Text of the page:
What men want to know (but are afraid to ask)
Men typically do not like to talk about their health. That’s probably why men are less likely than women to schedule an annual checkup and more likely to avoid the doctor when faced with a medical concern. To help raise awareness of men’s health issues, urologists Propa Ghosh, MD, and Abraham Knoll, MD, are answering questions about prostate problems, kidney stones, erectile dysfunction and other urological issues that often arise as men age.
When Should I Be Screened for Prostate Cancer?
There are no early warning signs for prostate cancer, so it is important for men to be screened regularly. The American Urological Association recommends a yearly PSA (prostate-specific antigen) blood test and a digital rectal exam beginning at age 40. Men with a family history of prostate cancer or other risk factors should be screened earlier.
Does an Elevated PSA Mean I Have Cancer?
Not necessarily. A lot of things can raise your PSA. While an abnormal level may indicate prostate cancer, it can also result from something less serious, such as urinary retention or prostate inflammation. A urologist can find the cause.
How Is Prostate Cancer Treated?
Thanks to advances in medicine, patients have many treatment options, including surgery, chemotherapy, radiation and other therapies. Depending on your age and stage of disease, your doctor may even recommend watchful waiting. Our goal is to treat the cancer most effectively while minimizing the impact on your quality of life.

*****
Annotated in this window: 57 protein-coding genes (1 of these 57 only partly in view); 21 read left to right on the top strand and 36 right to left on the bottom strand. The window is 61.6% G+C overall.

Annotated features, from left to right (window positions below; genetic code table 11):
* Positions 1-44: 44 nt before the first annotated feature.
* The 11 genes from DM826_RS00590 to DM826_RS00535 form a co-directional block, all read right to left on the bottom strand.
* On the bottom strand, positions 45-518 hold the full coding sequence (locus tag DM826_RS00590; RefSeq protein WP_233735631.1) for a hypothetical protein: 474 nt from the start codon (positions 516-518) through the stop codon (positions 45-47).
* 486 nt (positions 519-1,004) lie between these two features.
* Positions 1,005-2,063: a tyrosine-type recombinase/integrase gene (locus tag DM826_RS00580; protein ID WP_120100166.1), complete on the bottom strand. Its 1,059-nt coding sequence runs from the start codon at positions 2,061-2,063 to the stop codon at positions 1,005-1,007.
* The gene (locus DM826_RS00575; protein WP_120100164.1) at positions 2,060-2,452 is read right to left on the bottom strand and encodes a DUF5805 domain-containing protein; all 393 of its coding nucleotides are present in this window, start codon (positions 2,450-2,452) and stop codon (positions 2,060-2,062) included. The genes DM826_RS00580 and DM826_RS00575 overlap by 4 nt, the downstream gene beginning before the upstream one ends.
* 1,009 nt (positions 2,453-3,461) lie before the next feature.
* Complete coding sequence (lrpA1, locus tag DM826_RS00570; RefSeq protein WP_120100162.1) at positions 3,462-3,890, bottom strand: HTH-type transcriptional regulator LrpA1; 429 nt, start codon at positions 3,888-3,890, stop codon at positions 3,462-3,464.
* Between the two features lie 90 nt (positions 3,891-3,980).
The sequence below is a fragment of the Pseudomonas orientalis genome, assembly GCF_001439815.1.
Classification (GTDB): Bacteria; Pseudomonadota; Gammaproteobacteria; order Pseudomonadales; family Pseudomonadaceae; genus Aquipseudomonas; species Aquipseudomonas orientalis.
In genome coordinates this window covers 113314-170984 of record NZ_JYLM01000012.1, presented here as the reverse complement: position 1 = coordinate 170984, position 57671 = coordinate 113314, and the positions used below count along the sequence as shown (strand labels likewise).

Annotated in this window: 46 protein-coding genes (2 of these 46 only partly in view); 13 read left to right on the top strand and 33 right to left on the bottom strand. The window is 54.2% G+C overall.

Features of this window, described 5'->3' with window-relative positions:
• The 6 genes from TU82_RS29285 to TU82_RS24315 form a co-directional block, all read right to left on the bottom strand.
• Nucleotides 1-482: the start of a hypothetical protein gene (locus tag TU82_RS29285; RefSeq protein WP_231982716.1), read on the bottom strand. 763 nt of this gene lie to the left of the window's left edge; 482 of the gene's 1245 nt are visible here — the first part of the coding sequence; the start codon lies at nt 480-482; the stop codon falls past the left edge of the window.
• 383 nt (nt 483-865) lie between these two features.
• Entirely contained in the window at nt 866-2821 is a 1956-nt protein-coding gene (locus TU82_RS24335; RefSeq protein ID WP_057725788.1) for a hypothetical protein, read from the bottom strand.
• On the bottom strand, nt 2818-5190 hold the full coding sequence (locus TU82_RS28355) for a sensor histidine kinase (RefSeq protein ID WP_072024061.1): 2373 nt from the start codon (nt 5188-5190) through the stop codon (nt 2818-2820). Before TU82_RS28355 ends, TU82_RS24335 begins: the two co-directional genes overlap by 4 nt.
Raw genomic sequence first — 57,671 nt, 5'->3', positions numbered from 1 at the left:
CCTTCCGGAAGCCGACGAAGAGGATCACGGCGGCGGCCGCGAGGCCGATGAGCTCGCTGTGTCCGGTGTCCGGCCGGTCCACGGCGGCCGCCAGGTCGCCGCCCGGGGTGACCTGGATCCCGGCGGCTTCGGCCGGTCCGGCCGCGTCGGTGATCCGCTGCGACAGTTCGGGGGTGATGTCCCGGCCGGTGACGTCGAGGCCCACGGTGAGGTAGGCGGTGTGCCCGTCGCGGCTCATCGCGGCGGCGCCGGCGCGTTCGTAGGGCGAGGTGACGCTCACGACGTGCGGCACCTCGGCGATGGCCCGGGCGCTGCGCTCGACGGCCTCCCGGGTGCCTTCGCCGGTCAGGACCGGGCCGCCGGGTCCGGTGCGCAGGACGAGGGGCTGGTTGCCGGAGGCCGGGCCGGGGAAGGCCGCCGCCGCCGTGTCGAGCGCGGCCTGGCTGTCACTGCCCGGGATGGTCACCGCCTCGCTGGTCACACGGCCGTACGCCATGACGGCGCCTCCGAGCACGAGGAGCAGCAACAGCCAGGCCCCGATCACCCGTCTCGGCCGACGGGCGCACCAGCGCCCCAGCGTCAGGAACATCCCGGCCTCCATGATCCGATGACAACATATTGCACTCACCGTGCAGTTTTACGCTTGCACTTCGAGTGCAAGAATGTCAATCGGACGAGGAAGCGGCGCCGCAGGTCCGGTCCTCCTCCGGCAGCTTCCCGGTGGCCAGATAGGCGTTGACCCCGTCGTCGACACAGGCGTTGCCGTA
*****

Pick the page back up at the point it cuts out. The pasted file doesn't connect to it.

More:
How Many Times a Day Should I Urinate?
It is normal to urinate three or four times during the day while sleeping through the night. Urine should be voided in a strong, steady stream, and you should feel “empty” when you’re done. Weak or more frequent urination could signal an underlying medical problem, such as an enlarged prostate or obstruction.
Should I Worry if I See Blood in My Urine?
Possibly. There are several conditions that cause blood in urine. Most of them are benign, such as kidney stones and infections. However, blood can also be a sign of bladder or kidney cancers. If you see blood in your urine, promptly schedule an appointment with a urologist.
How Do I Know If I Have Kidney Stones?
Kidney stones may cause back pain that radiates into the groin, blood in urine and/or frequent urination – although those symptoms may be related to other conditions, and some stones do not trigger symptoms. A radiology test will confirm your diagnosis. While most kidney stones do not require treatment, a urologist may need to remove larger stones by performing a minimally invasive procedure. You can lower your risk for developing kidney stones by staying hydrated and reducing your intake of sodium and animal protein.